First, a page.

Site created 12/15/97.
review added: 4/30/99
1975 (1998) - PEA/United
review by Todd Doogan,
special to The Digital Bits
Disc Ratings (Video/Audio/Extras): B+, B+, C
Specs and Features
112 mins, NR, letterboxed widescreen (1.85:1), single-sided,
single-layered, Amaray keep case packaging, film-themed menu
screens, scene access (29 chapters), languages: Italian (DD mono),
I always have a hard
time writing about this film. In fact, don't be surprised if this is
short and sweet. Salò
is about excess. It's about human depravity and it's about human
Holed up in a small villa, four very nasty Italian politicians
bring together a couple of evil madams, a handful of Nazi soldiers
and eighteen teenagers for a weekend of twisted "fun". Not
my idea of fun, but theirs. It's the last days of the Third Reich
and Mussolini's fascist blackshirts are on their way down - why not
go out with a little style, huh? The teens are raped, killed,
emotionally and physically tortured and at one point forced to eat
human feces. To paraphrase Goodfellas,
"Nice f*@&in' movie." It is beautiful though. It's the
perfect example of "car crash psychology" - you don't want
to look, but you find yourself staring at it in spite of yourself.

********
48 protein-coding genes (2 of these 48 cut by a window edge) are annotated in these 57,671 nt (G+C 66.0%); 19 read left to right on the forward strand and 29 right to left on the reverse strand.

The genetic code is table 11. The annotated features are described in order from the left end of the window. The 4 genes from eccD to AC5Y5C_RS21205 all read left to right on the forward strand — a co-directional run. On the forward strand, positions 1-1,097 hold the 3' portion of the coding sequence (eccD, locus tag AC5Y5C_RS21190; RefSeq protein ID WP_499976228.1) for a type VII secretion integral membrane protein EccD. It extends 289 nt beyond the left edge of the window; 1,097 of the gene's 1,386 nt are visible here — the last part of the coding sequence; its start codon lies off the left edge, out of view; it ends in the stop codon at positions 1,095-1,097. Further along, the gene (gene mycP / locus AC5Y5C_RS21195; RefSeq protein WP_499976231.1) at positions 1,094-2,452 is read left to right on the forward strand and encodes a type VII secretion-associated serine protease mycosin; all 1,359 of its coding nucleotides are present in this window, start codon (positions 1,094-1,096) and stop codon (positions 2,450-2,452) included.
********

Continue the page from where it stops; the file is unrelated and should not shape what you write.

The filmmaker, Pier Paolo Pasolini was a master of beautiful epics.
The Canterbury Tales and Arabian
Nights both established him as a filmmaker with vision.
It was with this film, a personal attack on the politics that
destroyed his family during his childhood (his brother was killed by
the Blackshirts during WWII) that gave him notoriety. It seems
fitting that the man who breathed life into Chaucer's Canterbury
Tales and St. Matthew's story of Christ (The
Gospel According To St. Matthew) would also want to tell
the most notorious tale by the Marquis de Sade.
Although not filled with extras or even a commentary track that
tries to explain things, the Criterion edition of this film is
fascinating just for the film itself. Preserved beautifully, the
disc looks and sounds wonderful. I hope that Criterion eventually
starts to go 16x9 - and boy would this film benefit by that. I still
say it looks as good as most discs out there -- Pasolini knew how to
move a camera, and this film is a testament to that. Among other
THIS DISC IS CURRENTLY
OUT OF PRINT.